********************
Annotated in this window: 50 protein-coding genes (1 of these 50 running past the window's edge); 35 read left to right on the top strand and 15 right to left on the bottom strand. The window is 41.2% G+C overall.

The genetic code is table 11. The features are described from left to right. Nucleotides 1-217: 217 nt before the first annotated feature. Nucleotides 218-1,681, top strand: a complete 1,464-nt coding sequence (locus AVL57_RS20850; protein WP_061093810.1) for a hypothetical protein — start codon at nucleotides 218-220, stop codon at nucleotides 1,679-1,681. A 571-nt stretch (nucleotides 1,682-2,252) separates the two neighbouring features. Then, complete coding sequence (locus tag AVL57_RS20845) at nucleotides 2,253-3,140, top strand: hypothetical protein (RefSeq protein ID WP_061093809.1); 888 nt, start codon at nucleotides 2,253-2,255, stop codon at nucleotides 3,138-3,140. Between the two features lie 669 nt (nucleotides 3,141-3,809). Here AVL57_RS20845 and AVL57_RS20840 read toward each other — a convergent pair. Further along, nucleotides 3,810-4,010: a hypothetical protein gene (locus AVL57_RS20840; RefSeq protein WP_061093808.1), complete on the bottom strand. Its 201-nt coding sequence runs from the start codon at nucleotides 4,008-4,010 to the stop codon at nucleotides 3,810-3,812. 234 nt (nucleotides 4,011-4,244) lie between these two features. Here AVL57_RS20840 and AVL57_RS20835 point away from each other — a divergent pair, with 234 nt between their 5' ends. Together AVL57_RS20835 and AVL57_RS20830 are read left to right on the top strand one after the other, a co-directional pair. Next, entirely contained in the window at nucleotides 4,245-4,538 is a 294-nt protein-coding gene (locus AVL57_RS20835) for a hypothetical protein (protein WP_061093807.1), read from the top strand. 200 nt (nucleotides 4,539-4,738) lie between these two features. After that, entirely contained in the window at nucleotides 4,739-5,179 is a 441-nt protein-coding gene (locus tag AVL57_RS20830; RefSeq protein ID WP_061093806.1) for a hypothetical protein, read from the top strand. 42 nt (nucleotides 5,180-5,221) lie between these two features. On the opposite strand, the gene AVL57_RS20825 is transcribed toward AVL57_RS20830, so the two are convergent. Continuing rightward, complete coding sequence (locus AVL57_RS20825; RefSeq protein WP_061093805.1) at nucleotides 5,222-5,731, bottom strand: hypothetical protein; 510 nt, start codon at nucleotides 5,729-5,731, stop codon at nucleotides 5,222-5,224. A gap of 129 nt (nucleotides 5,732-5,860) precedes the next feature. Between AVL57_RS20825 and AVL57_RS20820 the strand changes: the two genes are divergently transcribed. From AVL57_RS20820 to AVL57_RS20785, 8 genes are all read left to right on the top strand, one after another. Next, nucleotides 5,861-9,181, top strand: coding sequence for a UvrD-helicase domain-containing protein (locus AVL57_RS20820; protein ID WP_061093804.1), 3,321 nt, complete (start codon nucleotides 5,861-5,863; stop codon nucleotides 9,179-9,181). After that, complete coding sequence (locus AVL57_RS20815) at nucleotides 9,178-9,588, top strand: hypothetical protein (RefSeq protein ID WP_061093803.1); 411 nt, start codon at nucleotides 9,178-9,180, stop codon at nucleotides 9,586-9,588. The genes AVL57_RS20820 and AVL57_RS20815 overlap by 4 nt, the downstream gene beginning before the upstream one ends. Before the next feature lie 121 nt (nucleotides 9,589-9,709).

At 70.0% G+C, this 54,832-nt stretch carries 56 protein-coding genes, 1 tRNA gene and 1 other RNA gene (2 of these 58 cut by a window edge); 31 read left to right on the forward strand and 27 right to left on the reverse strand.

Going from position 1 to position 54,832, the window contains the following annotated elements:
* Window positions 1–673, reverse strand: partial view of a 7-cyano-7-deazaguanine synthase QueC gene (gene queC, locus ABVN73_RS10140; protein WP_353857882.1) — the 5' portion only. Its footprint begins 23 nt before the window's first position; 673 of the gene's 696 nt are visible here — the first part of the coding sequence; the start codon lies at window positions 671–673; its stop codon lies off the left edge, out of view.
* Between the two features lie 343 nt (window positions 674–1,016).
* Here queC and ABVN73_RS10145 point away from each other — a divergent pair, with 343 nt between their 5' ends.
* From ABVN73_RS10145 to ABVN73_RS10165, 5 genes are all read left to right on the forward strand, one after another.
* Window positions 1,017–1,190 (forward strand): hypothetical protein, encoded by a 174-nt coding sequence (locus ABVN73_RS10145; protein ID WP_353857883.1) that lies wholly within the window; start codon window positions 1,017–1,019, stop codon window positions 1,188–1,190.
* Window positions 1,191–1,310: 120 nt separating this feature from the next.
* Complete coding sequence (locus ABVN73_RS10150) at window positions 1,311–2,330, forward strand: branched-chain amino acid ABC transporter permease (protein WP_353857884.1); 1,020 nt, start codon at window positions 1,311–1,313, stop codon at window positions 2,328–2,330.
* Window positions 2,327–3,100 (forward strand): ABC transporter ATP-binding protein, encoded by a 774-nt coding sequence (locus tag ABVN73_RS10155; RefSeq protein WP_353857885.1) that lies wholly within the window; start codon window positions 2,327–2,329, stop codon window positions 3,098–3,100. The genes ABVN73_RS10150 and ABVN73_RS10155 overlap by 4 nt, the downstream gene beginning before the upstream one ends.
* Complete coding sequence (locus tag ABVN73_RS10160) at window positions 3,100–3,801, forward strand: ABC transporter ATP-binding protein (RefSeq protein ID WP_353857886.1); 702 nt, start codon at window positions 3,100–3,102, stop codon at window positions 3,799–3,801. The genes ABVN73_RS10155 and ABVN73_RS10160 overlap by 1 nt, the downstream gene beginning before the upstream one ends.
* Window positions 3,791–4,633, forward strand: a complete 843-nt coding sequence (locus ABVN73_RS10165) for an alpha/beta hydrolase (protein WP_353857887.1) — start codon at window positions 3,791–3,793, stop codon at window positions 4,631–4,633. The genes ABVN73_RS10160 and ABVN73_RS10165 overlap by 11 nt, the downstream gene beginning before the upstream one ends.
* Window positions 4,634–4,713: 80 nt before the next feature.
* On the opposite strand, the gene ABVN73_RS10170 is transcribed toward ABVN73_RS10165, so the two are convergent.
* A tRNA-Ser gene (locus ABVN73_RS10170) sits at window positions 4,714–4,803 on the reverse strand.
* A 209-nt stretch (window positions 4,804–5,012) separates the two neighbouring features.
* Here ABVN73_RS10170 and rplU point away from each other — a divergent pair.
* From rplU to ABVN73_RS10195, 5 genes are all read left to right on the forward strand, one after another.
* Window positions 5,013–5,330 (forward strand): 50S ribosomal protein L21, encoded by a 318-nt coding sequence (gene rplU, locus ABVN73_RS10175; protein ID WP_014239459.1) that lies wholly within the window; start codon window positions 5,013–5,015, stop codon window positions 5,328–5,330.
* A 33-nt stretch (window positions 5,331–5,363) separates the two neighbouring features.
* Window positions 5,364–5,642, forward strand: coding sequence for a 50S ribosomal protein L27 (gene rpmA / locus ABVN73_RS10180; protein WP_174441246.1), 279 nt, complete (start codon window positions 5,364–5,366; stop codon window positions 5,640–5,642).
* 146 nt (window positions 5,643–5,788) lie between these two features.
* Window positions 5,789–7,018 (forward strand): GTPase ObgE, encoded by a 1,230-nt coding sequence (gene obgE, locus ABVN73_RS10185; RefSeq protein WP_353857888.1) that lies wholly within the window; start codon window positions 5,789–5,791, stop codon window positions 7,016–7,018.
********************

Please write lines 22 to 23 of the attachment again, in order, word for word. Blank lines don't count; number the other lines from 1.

* A 33-nt stretch (window positions 5,331–5,363) separates the two neighbouring features.
* Window positions 5,364–5,642, forward strand: coding sequence for a 50S ribosomal protein L27 (gene rpmA / locus ABVN73_RS10180; protein WP_174441246.1), 279 nt, complete (start codon window positions 5,364–5,366; stop codon window positions 5,640–5,642).